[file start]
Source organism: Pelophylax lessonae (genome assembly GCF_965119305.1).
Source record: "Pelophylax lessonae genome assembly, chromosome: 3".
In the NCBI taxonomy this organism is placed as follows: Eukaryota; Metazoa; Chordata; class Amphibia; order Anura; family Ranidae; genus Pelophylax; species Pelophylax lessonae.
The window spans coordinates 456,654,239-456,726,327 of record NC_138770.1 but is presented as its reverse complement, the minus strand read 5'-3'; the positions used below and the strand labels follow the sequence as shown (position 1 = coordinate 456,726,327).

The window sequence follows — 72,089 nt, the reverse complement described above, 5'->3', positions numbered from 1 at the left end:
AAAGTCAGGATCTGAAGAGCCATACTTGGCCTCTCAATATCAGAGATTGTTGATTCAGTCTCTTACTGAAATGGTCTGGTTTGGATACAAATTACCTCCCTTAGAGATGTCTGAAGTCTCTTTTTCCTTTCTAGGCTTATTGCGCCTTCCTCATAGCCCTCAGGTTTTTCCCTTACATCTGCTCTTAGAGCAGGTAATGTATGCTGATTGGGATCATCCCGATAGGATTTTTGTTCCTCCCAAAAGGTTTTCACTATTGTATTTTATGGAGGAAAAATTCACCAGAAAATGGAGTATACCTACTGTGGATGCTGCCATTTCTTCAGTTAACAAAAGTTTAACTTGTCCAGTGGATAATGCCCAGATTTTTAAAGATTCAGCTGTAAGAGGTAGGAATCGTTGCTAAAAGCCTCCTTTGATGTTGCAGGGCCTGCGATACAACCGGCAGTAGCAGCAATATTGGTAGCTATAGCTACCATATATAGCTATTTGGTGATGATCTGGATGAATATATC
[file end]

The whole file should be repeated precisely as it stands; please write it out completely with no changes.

Source organism: Pelophylax lessonae (genome assembly GCF_965119305.1).
Source record: "Pelophylax lessonae genome assembly, chromosome: 3".
In the NCBI taxonomy this organism is placed as follows: Eukaryota; Metazoa; Chordata; class Amphibia; order Anura; family Ranidae; genus Pelophylax; species Pelophylax lessonae.
The window spans coordinates 456,654,239-456,726,327 of record NC_138770.1 but is presented as its reverse complement, the minus strand read 5'-3'; the positions used below and the strand labels follow the sequence as shown (position 1 = coordinate 456,726,327).

The window sequence follows — 72,089 nt, the reverse complement described above, 5'->3', positions numbered from 1 at the left end:
AAAGTCAGGATCTGAAGAGCCATACTTGGCCTCTCAATATCAGAGATTGTTGATTCAGTCTCTTACTGAAATGGTCTGGTTTGGATACAAATTACCTCCCTTAGAGATGTCTGAAGTCTCTTTTTCCTTTCTAGGCTTATTGCGCCTTCCTCATAGCCCTCAGGTTTTTCCCTTACATCTGCTCTTAGAGCAGGTAATGTATGCTGATTGGGATCATCCCGATAGGATTTTTGTTCCTCCCAAAAGGTTTTCACTATTGTATTTTATGGAGGAAAAATTCACCAGAAAATGGAGTATACCTACTGTGGATGCTGCCATTTCTTCAGTTAACAAAAGTTTAACTTGTCCAGTGGATAATGCCCAGATTTTTAAAGATTCAGCTGTAAGAGGTAGGAATCGTTGCTAAAAGCCTCCTTTGATGTTGCAGGGCCTGCGATACAACCGGCAGTAGCAGCAATATTGGTAGCTATAGCTACCATATATAGCTATTTGGTGATGATCTGGATGAATATATC